Hainteny (pronounced [hajnˈtenʲ], Malagasy for 'knowledge of words') is a traditional form of Malagasyoral literature and poetry, involving heavy use of metaphor. It is associated primarily with the Merina people of Madagascar. In its use of metaphor and allusion it resembles another type of poetry, the Malaypantun, and Fox suggests 'it seems likely the Merina brought with them a Malayo-Polynesian poetic tradition' to Madagascar. The Ibonia, an epic poem related for centuries in different versions across Madagascar, reflects the value placed on the linguistic skills celebrated in the hainteny tradition, and offers insight into the diverse mythologies and beliefs of traditional Malagasy communities.
Collections of hainteny were first gathered in print form on the orders of Queen Ranavalona I in the 19th century. The French writer Jean Paulhan, who stayed in Madagascar from 1908 to 1910, made an intensive study of the hainteny and published a book of translations in 1913.
Hainteny often incorporates ohabolana (proverbs) and kabary (public discourse). Both of these two oral traditions remain integral parts of Malagasy daily life, where they are pronounced at such events as weddings, funerals, births and famadihana and constitute an essential component of hiragasy performances. They may also include angano (folktales and fables), tantara (historical narratives) or ankamantatra (riddles). These diverse Malagasy oral traditions were advanced in the 20th century by such artists as Jean Joseph Rabearivelo, who is considered Africa's first modern poet, and Elie Rajaonarison, an exemplar of the new wave of Malagasy poetry.
'Proverb' offers a weak approximation of the meaning of ohabolana, which constitute no less than concise expressions of the Malagasy philosophical worldview. While the exact number of existing ohabolana is unknown, the largest published collection includes over 6,500 of them relating to all aspects of life and particularly the human condition. Fox has described ohabolana as constituting 'a universal philosophy of life that transcends its Malagasy context and merits admiration as one of man's noble attempts to construct a valid moral and philosophical framework for his existence.' Ohabolana are not the property of a particular class but are rather at the disposition of anyone who finds a salient application of a particular expression to a given situation. Their form persists unchanged from ancient times even when grammar and syntax of contemporary speech have since evolved because, as Fox notes, altering an ohabolana would constitute disregard for the venerated ancestors who are their originators. Ohabolana are characteristically brief, metaphorical, symmetrical in pattern and syntax.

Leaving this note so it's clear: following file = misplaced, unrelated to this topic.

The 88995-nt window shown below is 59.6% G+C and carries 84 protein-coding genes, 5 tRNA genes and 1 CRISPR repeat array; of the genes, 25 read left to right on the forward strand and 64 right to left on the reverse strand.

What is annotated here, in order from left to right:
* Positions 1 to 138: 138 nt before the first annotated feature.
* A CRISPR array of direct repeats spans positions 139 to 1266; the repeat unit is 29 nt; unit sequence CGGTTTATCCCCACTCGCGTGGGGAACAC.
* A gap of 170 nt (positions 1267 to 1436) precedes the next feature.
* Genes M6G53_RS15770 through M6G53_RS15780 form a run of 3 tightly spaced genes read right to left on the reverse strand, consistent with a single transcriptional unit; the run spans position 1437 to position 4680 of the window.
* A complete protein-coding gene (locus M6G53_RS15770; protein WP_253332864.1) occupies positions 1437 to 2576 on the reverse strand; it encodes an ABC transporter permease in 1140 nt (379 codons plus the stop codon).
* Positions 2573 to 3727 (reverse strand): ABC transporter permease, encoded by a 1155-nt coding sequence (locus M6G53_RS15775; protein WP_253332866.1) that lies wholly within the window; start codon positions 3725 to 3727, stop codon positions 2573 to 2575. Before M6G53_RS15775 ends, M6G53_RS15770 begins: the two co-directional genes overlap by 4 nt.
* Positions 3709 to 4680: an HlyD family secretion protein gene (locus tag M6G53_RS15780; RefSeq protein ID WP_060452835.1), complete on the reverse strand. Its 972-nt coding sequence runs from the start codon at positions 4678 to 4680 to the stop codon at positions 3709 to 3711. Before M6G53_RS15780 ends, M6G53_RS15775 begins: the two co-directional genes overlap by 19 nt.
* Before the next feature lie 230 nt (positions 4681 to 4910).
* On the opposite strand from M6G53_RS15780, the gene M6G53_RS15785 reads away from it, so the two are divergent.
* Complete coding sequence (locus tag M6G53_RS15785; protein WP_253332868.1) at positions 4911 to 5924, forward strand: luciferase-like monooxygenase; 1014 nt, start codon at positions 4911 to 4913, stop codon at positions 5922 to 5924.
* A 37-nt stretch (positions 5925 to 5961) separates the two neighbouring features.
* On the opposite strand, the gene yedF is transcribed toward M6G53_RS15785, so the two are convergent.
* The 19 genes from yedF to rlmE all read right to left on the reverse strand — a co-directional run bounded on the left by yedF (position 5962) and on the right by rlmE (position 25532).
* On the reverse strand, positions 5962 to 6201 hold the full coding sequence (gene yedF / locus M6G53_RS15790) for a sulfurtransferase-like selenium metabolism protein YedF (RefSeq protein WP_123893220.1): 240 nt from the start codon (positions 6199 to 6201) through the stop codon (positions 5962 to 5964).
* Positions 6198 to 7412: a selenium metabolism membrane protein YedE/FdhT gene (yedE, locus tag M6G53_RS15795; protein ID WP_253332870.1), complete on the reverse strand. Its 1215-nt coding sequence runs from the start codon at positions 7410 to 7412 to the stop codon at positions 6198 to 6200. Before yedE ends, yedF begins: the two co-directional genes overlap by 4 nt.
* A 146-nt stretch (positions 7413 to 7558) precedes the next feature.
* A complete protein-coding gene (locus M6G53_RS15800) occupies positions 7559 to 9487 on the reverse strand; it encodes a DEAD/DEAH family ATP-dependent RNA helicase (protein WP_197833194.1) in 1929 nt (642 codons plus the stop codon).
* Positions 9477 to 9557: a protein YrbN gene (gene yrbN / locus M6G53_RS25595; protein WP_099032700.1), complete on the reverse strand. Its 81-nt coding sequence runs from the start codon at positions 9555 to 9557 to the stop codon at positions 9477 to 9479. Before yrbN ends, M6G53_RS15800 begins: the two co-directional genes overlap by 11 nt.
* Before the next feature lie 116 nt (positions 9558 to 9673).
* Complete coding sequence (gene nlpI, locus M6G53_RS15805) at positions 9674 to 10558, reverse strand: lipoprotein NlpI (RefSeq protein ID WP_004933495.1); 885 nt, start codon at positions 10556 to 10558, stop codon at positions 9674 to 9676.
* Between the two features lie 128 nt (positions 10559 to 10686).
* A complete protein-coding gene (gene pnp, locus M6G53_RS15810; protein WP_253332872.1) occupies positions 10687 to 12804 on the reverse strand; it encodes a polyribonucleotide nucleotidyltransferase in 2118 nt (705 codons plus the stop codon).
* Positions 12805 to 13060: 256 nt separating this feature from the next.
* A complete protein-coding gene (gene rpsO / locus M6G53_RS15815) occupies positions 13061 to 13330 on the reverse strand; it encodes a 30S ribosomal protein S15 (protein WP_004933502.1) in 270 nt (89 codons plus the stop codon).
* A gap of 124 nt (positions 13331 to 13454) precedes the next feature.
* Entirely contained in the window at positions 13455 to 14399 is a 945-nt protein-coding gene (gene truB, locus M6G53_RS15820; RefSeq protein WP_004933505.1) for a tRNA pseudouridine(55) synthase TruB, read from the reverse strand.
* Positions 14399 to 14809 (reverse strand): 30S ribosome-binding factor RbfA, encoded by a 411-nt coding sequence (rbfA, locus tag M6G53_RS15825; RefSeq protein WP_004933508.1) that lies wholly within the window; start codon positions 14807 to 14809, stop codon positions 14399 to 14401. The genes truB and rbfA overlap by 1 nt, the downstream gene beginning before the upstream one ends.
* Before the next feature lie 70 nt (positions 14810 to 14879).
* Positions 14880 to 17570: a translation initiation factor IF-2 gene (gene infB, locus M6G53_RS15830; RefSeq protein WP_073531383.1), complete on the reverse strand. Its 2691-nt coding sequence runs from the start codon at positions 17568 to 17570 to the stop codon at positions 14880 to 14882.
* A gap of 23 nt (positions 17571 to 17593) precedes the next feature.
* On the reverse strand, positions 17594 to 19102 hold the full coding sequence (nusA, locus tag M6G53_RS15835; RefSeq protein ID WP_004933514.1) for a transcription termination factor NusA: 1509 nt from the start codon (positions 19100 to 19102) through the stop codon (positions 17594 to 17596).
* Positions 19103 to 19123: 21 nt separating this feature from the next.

Manasa lamba be tseroka; na madio aza, mangarahara.—Washing a very dirty dress: even though it gets clean, it becomes full of holes.
Ny tsiny toy ny rivotra: mikasika ny tena, fa tsy hita tarehy.—Blame is like the wind: felt but not seen.
Ny voky tsy mahaleo ny tsaroana.—A good belly-full doesn't equal a kind remembrance.
Aza asesiky ny fitia tanteraka, ka tsy mahalala ny ranonorana ho avy.—Don't be so much in love that you can't tell when the rain is coming.
The tradition of kabary in Madagascar, which predates Merina King Andrianampoinimerina (1787–1810), nonetheless owes much of its modern form, usage and meaning to standards set at his court. Kabary is a highly stylized form of speech that has formed an important part of Malagasy culture for centuries. One who speaks kabary is known as mpikabary. Skill in this form of ceremonial public speaking—in which ohabolana proverbs play a privileged role—is highly esteemed and one who shows himself to be a tompon'ny kabary (master of kabary) enjoys a higher level of respect and even authority. According to the classic collection of Malagasy folklore 'Tantara ny Andriana eto Madagasikara' the right to rule could even be determined by one's eloquence and skills in kabary, to the point where tompon'ny kabary and sovereign become interchangeable concepts: